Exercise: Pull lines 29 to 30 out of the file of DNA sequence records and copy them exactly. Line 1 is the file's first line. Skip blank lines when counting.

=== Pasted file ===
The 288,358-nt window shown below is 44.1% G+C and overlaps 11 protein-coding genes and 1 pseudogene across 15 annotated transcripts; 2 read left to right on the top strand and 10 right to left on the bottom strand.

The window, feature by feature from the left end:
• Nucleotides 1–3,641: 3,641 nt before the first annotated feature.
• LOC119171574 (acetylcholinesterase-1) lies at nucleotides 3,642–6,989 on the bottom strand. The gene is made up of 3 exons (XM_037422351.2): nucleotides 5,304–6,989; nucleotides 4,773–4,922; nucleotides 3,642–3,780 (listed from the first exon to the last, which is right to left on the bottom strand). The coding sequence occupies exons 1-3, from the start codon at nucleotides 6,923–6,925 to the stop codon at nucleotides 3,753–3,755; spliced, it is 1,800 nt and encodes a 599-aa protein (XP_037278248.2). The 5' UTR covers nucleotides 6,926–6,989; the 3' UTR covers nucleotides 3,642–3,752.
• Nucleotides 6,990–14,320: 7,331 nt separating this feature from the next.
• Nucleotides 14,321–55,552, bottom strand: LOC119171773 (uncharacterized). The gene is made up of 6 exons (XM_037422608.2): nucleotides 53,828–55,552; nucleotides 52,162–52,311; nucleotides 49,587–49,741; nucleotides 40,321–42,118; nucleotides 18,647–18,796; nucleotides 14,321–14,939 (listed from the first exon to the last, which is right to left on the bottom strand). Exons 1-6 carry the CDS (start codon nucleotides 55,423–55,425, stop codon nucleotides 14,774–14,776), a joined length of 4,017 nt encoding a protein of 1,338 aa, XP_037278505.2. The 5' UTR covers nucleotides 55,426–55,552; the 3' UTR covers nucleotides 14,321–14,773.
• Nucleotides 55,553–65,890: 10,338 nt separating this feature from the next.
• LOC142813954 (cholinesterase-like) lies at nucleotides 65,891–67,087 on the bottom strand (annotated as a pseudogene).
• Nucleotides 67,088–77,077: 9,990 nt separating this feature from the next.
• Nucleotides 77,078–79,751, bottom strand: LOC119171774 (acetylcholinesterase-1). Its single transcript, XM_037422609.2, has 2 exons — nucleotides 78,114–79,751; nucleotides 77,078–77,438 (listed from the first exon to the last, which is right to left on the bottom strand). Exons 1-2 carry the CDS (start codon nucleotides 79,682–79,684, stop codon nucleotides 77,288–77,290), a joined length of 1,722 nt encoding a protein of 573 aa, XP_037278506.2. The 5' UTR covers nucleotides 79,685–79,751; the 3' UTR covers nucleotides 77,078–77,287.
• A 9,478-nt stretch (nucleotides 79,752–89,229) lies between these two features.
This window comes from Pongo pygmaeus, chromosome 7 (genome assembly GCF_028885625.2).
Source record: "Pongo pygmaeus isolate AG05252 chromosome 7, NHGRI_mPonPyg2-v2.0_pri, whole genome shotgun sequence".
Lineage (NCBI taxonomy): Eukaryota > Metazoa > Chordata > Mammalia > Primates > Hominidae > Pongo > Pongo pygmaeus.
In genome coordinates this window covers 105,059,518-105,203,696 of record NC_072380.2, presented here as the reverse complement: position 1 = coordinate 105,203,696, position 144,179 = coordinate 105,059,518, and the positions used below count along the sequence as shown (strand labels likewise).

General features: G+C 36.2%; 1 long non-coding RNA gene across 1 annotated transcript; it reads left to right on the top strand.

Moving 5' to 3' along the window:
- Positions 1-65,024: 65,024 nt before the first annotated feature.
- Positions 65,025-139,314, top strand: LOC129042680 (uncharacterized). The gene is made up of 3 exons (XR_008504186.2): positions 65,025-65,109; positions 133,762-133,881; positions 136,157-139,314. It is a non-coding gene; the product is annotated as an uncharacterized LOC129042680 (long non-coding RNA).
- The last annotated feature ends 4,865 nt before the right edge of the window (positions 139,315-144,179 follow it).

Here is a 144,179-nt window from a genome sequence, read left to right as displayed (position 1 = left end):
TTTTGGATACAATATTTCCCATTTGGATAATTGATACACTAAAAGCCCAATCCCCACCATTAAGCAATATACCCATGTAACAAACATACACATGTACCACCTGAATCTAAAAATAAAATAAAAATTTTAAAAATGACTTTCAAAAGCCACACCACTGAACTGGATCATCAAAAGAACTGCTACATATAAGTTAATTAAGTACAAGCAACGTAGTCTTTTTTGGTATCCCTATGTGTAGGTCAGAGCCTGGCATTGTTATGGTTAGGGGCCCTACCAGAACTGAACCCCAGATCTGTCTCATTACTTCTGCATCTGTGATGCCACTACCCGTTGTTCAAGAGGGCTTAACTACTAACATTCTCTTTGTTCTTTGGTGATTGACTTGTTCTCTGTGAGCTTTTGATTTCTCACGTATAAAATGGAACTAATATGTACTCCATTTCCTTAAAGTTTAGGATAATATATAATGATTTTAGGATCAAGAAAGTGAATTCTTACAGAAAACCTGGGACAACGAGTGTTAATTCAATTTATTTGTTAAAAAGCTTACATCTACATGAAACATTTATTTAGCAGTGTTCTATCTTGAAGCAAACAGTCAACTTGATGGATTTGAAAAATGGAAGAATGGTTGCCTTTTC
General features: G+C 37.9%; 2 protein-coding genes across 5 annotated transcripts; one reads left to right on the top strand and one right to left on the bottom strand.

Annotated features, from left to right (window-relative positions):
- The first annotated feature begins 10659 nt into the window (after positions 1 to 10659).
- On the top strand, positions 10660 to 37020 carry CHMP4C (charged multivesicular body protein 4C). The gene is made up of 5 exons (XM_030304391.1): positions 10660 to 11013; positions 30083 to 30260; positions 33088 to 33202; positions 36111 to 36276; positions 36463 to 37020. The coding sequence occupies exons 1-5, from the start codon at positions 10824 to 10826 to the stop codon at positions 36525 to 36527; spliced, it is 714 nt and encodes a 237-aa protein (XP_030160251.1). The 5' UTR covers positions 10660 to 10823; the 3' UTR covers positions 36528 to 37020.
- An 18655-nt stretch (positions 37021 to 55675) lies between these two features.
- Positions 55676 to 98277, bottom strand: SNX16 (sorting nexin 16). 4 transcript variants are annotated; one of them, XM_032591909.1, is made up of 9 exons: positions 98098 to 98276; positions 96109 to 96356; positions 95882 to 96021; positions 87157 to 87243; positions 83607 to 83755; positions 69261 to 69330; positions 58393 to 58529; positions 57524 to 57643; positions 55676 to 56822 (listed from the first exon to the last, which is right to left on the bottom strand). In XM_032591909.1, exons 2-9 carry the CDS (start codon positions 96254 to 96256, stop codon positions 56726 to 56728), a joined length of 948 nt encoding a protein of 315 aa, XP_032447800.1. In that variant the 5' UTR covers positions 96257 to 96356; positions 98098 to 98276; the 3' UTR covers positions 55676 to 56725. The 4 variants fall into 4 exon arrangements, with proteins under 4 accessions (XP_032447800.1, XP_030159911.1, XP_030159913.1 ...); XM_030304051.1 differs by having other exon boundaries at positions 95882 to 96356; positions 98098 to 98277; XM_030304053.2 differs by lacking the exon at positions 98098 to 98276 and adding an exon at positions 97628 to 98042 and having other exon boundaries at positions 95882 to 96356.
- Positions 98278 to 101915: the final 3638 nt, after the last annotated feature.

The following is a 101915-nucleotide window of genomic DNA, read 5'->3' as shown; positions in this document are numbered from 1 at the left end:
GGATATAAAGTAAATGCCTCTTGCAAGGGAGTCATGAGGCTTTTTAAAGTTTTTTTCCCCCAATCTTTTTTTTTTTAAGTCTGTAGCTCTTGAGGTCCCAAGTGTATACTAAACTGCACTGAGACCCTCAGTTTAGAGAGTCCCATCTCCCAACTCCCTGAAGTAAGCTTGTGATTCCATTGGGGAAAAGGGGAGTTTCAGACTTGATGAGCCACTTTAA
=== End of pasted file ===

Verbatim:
- Positions 98278 to 101915: the final 3638 nt, after the last annotated feature.

The following is a 101915-nucleotide window of genomic DNA, read 5'->3' as shown; positions in this document are numbered from 1 at the left end: